Another note: when you create these images you have to tediously "paint" each suit pip but once you create it you can copy and paste a pip multiple times on your paint screen so you don't have to reinvent the wheel for the various cards. I recommend you create a "10" card first, then you can erase one pip and change the indicies to create a "9". An "8" card can be used as the base for a "6". A "5" card can be used as the base for a "4". Use this techniqe and the image creation goes faster than you might think. Remember that all these card images must also have the top hat immediately below the card picture.

What about the logic for the 4 entry cards? Well that is another story and would require a much bigger post.
memdoctor1952
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Thanks to Glowball for the quick response. I will use the Excel program for now.
glowball
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To memdoctor:
When entering the 2nd, 3rd, 4th cards, what do you prefer for your tie-breaker suit sequence (in case 2 or 3 of those cards are the same value)?

Do you prefer CHaSeD, or SHaCeD, or Bridge order (CDHS)?
memdoctor1952
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I use bridge from 2C to AC, then diamonds, hearts and spades. I also use Aronson.
glowball
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To memdoctor:
For bridge order and (Aces high) you will need to put in:
cell C101: 2C
cell C102: 3C
cell C103: 4C
...
cell C112: KC
cell C113: AC
cell C114: 2D
cell C115: 3D
...
cell C152: AS

I do not recommend using Aronson (or any stack) for the 3 cards because its just not necessary and more mental gyrations.

This is the beauty of using a spreadsheet because you can easily customize the way you want to do it!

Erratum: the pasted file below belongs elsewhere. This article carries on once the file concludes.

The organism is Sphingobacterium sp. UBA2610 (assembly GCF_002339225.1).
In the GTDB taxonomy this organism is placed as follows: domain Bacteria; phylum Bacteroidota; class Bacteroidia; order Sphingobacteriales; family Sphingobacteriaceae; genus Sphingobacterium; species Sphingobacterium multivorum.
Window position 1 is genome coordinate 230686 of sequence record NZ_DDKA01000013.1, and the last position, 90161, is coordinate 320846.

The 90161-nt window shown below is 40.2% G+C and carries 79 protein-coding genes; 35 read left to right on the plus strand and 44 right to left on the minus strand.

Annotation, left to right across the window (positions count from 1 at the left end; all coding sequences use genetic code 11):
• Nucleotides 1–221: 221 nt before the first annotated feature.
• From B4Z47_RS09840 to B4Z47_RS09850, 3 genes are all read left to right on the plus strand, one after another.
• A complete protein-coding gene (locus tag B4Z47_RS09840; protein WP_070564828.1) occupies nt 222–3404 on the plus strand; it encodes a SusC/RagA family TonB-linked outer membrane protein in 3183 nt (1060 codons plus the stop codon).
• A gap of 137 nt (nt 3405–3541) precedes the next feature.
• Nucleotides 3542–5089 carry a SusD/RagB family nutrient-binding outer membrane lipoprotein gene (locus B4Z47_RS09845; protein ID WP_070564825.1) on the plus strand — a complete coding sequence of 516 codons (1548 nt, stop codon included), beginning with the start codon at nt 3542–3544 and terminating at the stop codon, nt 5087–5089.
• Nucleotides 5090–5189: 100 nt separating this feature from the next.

For the two duplicate suit cards I highly recommend using Aces low in cells A101 thru A152 because the mental math is easier. For example if the two duplicate suit cards are JS and 3S then the JS will be the first card entered and the 3S will be the revealed card and their difference is 5.

Its easier to determine the difference with Aces low because you can say to yourself "how many to get from a Jack to a King, h'mm, that's 2" and then say to yourself "how many more to arrive from zero to 3, duh, 3" so you can say to yourself "2 + 3 is 5" therefore "I need to sequence the three cards as H L M". The point of all this about Aces low in the duplicate suit list is that you can use the revealed card value itself (in this case 3) to add to the 2 (in this example).

Your thoughts?
WilburrUK
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Glowball,

I can't really see (I don't have your spreadsheet, so this is just from the description) how it makes any difference whether you consider Aces low or high, there is still the same distance between a jack and a 3 regardless, and you can count to a king and then add regardless.

If changing these cells in the spreadsheet slightly alters the internal workings, it shouldn't make any difference to what the user needs to think about. Or am I missing something?